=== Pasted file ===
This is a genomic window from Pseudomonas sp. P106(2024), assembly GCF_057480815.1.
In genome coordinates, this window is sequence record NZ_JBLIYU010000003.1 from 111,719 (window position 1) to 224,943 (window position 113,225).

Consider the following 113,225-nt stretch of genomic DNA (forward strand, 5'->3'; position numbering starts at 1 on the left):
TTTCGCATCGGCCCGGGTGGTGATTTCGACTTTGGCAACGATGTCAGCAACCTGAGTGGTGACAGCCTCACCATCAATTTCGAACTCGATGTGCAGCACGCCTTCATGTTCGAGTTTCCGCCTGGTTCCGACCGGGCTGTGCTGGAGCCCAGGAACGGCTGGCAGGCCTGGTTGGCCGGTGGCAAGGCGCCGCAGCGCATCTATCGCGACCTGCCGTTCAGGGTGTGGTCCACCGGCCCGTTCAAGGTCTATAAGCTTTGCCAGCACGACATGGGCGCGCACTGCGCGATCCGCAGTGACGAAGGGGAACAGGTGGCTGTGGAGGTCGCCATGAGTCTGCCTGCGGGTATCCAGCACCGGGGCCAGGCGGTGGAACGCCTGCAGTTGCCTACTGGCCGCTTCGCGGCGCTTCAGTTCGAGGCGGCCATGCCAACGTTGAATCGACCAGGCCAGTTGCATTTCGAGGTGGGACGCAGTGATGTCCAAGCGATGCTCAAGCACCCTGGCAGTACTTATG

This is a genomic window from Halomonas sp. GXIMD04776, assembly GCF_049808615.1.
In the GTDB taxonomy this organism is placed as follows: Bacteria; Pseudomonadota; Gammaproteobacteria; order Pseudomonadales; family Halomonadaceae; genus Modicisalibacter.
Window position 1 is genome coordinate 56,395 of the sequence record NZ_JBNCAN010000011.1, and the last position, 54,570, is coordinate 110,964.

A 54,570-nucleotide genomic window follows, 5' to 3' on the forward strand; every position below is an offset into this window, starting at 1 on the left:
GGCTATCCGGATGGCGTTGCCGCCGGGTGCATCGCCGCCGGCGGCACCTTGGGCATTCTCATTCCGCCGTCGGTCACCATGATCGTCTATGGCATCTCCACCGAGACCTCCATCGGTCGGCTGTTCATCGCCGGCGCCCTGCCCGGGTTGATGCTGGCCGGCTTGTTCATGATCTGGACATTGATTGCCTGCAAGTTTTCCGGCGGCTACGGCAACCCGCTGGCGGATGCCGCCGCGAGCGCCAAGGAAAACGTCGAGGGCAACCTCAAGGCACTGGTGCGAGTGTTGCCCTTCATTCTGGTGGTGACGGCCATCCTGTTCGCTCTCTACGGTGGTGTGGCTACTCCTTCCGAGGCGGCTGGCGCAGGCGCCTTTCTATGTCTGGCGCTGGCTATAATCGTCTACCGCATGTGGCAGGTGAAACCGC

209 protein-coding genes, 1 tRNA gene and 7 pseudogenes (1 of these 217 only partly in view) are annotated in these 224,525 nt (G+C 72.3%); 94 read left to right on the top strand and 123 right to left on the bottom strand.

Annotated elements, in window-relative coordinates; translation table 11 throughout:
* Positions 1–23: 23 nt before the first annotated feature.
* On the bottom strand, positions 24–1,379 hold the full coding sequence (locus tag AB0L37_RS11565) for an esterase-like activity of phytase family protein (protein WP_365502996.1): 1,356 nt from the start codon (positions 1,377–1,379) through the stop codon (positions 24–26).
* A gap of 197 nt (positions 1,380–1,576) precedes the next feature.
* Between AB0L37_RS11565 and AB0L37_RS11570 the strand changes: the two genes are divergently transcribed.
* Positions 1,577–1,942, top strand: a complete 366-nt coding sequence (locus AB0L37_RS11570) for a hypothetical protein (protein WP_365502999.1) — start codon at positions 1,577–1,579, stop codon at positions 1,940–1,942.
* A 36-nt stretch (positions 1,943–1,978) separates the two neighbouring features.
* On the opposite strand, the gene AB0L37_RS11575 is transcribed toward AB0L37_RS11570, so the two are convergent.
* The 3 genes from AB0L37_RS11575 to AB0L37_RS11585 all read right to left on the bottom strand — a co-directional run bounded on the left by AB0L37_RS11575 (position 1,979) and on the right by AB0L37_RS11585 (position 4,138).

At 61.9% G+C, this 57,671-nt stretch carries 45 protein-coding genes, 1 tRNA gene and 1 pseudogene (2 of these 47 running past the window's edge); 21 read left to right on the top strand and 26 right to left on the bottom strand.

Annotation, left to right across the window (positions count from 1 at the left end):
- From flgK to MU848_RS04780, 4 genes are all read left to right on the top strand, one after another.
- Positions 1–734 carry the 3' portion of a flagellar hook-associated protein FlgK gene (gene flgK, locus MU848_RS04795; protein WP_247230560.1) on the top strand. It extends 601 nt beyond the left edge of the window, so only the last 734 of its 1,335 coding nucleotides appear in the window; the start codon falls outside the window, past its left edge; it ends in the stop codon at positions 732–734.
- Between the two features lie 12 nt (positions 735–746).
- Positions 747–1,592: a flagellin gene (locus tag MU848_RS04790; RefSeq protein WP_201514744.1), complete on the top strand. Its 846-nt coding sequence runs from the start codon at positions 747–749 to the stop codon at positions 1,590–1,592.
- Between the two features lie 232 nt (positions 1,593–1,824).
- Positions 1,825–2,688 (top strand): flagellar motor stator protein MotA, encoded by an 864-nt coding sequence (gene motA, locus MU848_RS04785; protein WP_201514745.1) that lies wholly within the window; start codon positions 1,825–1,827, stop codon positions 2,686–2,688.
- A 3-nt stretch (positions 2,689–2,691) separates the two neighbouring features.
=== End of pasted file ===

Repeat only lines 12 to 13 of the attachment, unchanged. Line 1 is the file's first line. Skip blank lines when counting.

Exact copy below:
* Positions 1–23: 23 nt before the first annotated feature.
* On the bottom strand, positions 24–1,379 hold the full coding sequence (locus tag AB0L37_RS11565) for an esterase-like activity of phytase family protein (protein WP_365502996.1): 1,356 nt from the start codon (positions 1,377–1,379) through the stop codon (positions 24–26).